PORT OF SPAIN, Trinidad, CMC – A court has cleared the way for the Trinidad and Tobago government to pursue a multi-million dollar lawsuit against several people, including former Miss Universe, Wendy Fitzwilliam.
William, who won the international pageant in 1998, had, along with other former directors of the state-owned Evolving Technologies and Enterprise Development Company (eTeck), argued that the claim by the state was filed after the four-year statutory limitation period.
But Justice Devindra Rampersad in a ruling in the San Fernando High Court, south of here, on Monday, agreed with the contention by the State that it only found the alleged breaches by boards after the change in government.
The judge in his 22 page ruling said it would be “highly unlikely and most improbable” for the breaches to have been found otherwise, adding “public scrutiny of public posts must exist to secure public funds”.
In the lawsuit, filed in 2011, the State alleges the eight-member eTeck board which also included former chairman Professor Ken Julien and Professor Brian Copeland, had entered into a TT$30 million (One EC dollar = US0.16 cents) agreement with the Chinese-based company, Bamboo Network Ltd, between January 18 and May 17, 2005, without carrying out a due diligence exercise into the company’s financial records beforehand.
The directors in March last year filed an application to have the lawsuit struck out, saying it was an abuse of process as it was statute-barred under the Limitations of Certain Actions Act. In defence of the claim, the State relied on Section 14 of the legislation, which postpones the limitation period when facts have been deliberately concealed.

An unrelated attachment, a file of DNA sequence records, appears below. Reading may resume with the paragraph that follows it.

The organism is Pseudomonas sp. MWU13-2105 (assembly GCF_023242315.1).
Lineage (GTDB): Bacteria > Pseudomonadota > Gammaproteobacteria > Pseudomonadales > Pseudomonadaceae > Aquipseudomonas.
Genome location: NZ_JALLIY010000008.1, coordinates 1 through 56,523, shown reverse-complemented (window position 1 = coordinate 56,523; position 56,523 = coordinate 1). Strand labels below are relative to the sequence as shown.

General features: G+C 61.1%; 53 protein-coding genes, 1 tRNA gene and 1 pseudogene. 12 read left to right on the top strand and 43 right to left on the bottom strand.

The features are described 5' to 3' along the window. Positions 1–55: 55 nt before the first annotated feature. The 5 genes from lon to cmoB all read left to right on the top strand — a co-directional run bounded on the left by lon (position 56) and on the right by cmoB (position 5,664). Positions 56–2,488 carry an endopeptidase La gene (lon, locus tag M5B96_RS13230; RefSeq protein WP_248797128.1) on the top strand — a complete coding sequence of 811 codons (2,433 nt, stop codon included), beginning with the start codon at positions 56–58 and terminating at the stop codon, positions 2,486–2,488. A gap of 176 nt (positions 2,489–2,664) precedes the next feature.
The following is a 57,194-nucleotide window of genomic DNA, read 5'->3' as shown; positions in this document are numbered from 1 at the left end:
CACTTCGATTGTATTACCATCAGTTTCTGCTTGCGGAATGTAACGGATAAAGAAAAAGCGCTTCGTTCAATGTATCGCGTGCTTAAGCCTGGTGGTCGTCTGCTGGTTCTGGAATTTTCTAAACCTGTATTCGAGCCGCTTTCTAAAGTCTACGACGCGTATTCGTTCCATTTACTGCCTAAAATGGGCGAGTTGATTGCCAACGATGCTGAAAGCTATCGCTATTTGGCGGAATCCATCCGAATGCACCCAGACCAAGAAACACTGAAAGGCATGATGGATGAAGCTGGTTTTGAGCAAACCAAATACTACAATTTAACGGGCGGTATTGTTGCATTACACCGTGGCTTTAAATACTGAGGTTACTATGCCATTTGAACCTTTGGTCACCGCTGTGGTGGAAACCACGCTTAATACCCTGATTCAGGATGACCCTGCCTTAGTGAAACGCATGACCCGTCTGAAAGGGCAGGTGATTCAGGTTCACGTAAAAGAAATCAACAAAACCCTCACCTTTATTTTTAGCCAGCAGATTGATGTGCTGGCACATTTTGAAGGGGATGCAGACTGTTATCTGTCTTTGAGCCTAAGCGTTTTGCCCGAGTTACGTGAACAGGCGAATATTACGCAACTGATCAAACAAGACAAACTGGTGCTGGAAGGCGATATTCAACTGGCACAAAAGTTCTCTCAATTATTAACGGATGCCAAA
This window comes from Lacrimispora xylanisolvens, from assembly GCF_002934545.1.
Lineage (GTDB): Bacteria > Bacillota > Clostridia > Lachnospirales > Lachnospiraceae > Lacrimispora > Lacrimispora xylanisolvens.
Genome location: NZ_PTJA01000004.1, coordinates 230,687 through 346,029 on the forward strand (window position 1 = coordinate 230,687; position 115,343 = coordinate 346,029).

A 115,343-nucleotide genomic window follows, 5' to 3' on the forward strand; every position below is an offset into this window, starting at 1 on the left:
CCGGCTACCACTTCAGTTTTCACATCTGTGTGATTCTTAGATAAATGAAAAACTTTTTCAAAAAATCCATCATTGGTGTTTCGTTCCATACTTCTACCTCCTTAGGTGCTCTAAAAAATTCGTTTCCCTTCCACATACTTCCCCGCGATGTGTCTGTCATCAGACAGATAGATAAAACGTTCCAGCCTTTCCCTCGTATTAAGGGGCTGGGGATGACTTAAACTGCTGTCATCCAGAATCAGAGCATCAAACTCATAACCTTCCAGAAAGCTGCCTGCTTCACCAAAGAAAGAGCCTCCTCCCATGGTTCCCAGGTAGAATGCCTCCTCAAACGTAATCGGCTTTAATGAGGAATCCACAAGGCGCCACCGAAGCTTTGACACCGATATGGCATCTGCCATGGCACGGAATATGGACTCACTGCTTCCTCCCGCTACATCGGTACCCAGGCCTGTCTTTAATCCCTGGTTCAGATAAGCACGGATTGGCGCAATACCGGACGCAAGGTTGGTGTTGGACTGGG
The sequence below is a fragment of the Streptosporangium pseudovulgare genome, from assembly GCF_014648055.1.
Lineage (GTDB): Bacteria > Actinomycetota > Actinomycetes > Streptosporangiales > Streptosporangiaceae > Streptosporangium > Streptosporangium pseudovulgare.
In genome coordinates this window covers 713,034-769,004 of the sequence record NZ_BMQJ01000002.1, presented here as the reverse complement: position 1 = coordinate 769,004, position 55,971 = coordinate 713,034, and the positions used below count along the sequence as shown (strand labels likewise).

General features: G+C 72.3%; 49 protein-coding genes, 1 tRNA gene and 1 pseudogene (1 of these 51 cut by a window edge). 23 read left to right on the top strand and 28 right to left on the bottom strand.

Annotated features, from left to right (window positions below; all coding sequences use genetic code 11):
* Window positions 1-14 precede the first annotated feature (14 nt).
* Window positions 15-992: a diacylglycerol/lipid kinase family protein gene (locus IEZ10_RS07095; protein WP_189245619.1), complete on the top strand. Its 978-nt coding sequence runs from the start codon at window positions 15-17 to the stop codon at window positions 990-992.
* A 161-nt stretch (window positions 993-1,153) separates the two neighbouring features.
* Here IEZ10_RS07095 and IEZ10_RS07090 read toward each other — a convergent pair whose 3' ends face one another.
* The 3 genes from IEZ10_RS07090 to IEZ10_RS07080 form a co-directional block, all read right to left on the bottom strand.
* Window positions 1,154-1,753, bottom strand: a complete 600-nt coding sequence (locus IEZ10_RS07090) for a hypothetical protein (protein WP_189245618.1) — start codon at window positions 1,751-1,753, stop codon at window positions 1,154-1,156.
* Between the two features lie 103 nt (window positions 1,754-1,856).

“The potential subjection of any director to legal proceedings is a reality which hovers over every board to ensure that decisions made and conduct carried out are properly done to the appropriate standard and can be policed and remedied as appropriate,” Justice Rampersad said, dismissing also allegations of victimisation in the case.
“Political victimisation, as alluded to, as real as it may be, does not feature in the court’s mind in the exercise of its function as the determiner of facts related to deliberate breaches of duty,” he said.
Attorney General Anand Ramlogan said the judgment removed a main defence offered by all the former directors who served under the previous government and who had been sued following a forensic probe conducted under the Kamla Persad Bissessar led coalition People’s Partnership administration.
“The four-year limitation period would not operate to bar claims when it can be showed that the alleged wrongdoers were themselves in control of the State company that suffered the loss.”
“This judgment would revolutionise corporate governance, especially in the public sector, as board members would be alive to the possibility of a legal suit, even after they demit office, when wrongdoing is uncovered,” Romlogan said.
Photo courtesy of chemagazine.com.